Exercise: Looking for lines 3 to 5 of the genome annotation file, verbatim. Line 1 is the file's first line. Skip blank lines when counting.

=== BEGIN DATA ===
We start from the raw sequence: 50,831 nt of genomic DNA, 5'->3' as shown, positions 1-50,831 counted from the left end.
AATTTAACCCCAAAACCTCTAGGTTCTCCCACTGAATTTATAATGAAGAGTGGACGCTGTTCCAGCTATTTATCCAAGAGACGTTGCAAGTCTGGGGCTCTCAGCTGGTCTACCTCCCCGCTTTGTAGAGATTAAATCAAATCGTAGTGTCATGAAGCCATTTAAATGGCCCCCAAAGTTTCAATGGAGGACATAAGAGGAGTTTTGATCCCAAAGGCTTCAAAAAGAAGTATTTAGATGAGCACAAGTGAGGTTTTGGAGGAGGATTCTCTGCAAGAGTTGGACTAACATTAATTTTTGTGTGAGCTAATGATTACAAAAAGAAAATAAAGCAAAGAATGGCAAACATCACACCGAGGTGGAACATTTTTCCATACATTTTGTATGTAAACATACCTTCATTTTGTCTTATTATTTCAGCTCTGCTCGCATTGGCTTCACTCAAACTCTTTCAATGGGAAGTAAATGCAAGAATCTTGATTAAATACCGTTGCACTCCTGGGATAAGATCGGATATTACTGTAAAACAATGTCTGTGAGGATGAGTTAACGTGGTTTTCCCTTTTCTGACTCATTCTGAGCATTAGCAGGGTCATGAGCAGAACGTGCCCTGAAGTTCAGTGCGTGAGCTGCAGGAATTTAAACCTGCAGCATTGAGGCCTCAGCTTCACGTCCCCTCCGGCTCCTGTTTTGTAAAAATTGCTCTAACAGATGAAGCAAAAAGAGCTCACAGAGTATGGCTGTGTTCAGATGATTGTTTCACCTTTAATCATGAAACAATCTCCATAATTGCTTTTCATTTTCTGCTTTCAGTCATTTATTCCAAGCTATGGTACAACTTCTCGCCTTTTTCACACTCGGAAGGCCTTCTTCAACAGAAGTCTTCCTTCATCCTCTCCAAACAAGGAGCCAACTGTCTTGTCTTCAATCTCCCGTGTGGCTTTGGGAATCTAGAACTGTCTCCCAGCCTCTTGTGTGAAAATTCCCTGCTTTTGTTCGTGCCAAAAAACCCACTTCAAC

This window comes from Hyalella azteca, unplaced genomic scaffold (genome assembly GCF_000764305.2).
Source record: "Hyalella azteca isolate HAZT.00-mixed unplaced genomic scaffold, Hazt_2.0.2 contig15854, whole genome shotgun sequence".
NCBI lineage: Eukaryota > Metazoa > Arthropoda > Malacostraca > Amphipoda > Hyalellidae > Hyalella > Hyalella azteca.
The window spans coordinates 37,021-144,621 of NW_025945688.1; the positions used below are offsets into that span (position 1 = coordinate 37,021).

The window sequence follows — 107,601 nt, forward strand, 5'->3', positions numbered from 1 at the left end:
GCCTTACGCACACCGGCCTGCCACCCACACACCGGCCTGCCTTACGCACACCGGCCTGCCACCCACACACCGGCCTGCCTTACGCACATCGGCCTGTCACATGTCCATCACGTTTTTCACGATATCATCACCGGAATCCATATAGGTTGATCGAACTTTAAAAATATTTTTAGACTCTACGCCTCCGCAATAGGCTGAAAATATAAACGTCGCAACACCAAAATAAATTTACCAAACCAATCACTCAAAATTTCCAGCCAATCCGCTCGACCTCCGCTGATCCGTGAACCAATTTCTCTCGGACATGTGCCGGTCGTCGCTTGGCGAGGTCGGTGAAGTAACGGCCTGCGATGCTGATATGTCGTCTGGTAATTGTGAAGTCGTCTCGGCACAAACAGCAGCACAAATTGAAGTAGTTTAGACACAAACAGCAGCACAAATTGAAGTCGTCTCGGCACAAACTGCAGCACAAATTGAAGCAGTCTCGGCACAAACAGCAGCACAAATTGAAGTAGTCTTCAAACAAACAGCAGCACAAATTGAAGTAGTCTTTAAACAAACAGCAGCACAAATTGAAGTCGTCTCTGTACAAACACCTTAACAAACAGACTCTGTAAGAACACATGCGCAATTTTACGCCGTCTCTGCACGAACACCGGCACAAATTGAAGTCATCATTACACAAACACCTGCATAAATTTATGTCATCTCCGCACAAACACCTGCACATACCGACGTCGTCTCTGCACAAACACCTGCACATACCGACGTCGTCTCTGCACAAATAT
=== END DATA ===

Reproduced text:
This window comes from Hyalella azteca, unplaced genomic scaffold (genome assembly GCF_000764305.2).
Source record: "Hyalella azteca isolate HAZT.00-mixed unplaced genomic scaffold, Hazt_2.0.2 contig15854, whole genome shotgun sequence".
NCBI lineage: Eukaryota > Metazoa > Arthropoda > Malacostraca > Amphipoda > Hyalellidae > Hyalella > Hyalella azteca.